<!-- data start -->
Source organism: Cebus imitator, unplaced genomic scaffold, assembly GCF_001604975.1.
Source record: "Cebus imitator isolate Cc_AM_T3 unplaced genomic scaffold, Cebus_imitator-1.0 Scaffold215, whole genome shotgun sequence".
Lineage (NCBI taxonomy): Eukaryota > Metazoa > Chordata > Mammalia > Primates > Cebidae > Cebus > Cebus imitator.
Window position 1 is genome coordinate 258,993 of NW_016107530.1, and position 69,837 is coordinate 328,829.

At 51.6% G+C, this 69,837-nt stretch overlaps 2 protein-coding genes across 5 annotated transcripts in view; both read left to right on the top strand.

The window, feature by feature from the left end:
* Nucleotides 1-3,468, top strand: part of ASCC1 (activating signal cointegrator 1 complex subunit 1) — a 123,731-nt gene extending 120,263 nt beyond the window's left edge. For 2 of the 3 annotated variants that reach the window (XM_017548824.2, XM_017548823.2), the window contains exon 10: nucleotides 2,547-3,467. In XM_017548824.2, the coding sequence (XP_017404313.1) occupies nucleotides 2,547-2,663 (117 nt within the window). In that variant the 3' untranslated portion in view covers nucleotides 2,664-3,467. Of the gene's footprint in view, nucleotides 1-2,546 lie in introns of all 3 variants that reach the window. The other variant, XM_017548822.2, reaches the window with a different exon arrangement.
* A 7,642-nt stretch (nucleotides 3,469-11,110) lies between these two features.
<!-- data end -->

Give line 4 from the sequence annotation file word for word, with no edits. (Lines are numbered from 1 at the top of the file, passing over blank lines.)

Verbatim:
Window position 1 is genome coordinate 258,993 of NW_016107530.1, and position 69,837 is coordinate 328,829.